I have a real-time process sending occasional communication over RS232 to a high speed camera. I have several other real-time processes occupying a lot of CPU time, doing image processing on several GPU boards using CUDA. Normally the serial communication is very fast, with a message and response taking about 50 ms every time. However, when the background processes are busy doing image processing, the serial communication slows way down, often taking multiple seconds (sometimes more than 10 seconds).

In summary, during serial communication, Process A is delayed if Process B, C, etc., are very busy, even though process A has the highest priority:

  • Process A (real-time, highest priority): occasional serial communication
  • Processes B, C, D, etc. (real-time, lower priority): heavy CPU and GPU processing

When I change the background processes to be SCHED_OTHER (non-real-time) processes, the serial communication is fast; however, this isn't a solution for me, because the background processes need to be real-time processes (when they are not, the GPU processing doesn't keep up adequately with the high speed camera).

Apparently the serial communication is relying on some non-real-time process in the system, which is being pre-empted by my real-time background processes. I think if I knew which process was being used for serial communication, I could increase its priority and solve the problem. Does anyone know whether serial communication relies on any particular process running on the system?

I'm running RHEL 6.5, with the standard kernel (not PREEMPT_RT). It has dual 6-core CPUs.

At Erki A's suggestion, I captured an strace. Apparently it is a select() system call which is slow (the "set roi2" is the command to the camera, and the "Ok!" at the end is the response from the camera):

write(9, "set roi2"..., 26)             = 26 <0.001106>
ioctl(9, TCSBRK, 0x1)                   = 0 <0.000263>
select(10, [9], NULL, NULL, {2, 0})     = 1 (in [9], left {0, 0}) <2.252840>
read(9, "Ok!\r\n", 4096)                = 5 <0.000092>

The slow select() makes it seem like the camera itself is slow to respond. However, I know that isn't true, because of how the speed is impacted by changing the background process priorities. Is select() in this case dependent on a certain other process running?

If I skip the select() and just do the read(), the read() system call is the slow one.


Depending on your serial device/driver, the serial communications are most likely relying on a kernel worker thread (kworker) to shift the incoming serial data from the interrupt service routine buffers to the line discipline buffers. You could increase the priority of the kernel worker thread, however, worker threads process the shared work queue. So increasing the priority of the worker thread will increase the priority of the serial processing along with a whole bunch of other stuff that possibly doesn't need the priority boost.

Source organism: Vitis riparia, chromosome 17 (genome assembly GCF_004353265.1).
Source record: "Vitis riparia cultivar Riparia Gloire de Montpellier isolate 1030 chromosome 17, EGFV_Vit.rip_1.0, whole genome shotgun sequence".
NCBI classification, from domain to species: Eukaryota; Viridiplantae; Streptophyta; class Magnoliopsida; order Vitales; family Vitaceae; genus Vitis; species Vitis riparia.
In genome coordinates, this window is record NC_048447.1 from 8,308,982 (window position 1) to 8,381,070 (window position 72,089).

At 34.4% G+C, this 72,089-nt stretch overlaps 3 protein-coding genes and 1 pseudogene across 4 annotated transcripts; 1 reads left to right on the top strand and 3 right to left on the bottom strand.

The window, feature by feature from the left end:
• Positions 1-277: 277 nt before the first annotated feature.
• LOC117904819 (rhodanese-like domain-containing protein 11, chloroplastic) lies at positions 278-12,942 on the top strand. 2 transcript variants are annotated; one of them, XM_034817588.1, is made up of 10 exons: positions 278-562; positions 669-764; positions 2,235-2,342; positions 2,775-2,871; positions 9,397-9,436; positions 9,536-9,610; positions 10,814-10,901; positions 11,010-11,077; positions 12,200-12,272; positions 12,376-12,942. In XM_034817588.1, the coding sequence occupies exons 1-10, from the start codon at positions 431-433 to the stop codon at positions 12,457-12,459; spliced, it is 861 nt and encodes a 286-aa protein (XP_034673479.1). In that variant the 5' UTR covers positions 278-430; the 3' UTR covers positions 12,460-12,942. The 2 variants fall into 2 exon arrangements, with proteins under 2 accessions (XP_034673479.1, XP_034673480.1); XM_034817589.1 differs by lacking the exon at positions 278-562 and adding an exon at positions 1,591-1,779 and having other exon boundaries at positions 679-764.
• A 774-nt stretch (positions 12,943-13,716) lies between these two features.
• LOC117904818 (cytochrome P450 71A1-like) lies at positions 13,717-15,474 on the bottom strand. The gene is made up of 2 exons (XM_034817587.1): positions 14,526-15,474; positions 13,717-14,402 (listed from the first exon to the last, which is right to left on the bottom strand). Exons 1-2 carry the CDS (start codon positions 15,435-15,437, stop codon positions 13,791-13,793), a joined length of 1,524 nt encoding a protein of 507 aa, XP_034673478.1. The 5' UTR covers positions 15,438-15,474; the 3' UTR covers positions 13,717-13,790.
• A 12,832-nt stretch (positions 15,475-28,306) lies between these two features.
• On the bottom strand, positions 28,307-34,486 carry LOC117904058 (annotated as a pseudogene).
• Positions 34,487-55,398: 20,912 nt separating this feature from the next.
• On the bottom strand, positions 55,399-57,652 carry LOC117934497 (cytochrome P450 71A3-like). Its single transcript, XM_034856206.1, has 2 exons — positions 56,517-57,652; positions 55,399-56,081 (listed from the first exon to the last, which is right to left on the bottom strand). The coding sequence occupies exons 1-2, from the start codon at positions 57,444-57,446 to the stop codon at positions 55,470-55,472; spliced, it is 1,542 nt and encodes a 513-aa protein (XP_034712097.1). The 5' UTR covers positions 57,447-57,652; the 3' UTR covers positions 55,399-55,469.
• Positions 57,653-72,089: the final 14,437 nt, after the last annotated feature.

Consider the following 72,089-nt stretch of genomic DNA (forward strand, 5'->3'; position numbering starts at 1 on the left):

You could modify the serial driver to use a dedicated high priority work queue rather than a shared one. Another option would be to use a tasklet, however, both these require driver level modifications.

I suspect the most straight forward solution would be to set the com port to low latency mode, either from the command line via the setserial command:

setserial /dev/ttySxx low_latency

or programatically:

struct serial_struct serinfo;
fd = open ("/dev/ttySxx");
ioctl (fd, TIOCGSERIAL, &serinfo);
serinfo.flags |= ASYNC_LOW_LATENCY;
ioctl (fd, TIOCSSERIAL, &serinfo);
close (fd);

This will cause the serial port interrupt handler to transfer the incoming data to the line discipline immediately rather than deferring the transfer by adding it to a work queue. In this mode, when you call read() from your application, you will avoid the possibility of the read() call sleeping, which it would otherwise do, if there is work in the work queue to flush. This sleep is probably the cause of your intermittent delays.

  • Thanks for the helpful info. I did try low_latency, and it didn't fix the problem. The RS232 port is on a custom board, so it wouldn't be hard to modify the driver (just FYI, I also tried other RS232 interfaces in my experiments as well, such as ttyUSB0, with low_latency). I'll plan on taking a closer look at the driver. And welcome to stackoverflow. – David Steinhauer Aug 28 '14 at 15:17
  • 1
    Note: the low_latency flag option only applies up to kernel version 3.14. In later versions this option seems to have been removed. @DavidSteinhauer – Mavik Sep 2 '14 at 22:18
  • @DavidSteinhauer Did you ever find a good solution to this problem? – hobb Dec 12 '16 at 15:09
  • No, I didn't come up with a direct solution. Instead, we moved our serial communication to a separate FPGA board. – David Steinhauer Dec 12 '16 at 18:26

You can use strace to see where it locks up. If it is more than 10 seconds, it should be easy to see.

  • Great idea. I'm trying strace right now, but it slows down my process too much, even when I send its output to a ramdisk. Any ideas on speeding up strace? – David Steinhauer Aug 6 '14 at 16:10
  • Okay, I got strace to work by starting it at just the right moment. – David Steinhauer Aug 6 '14 at 19:22

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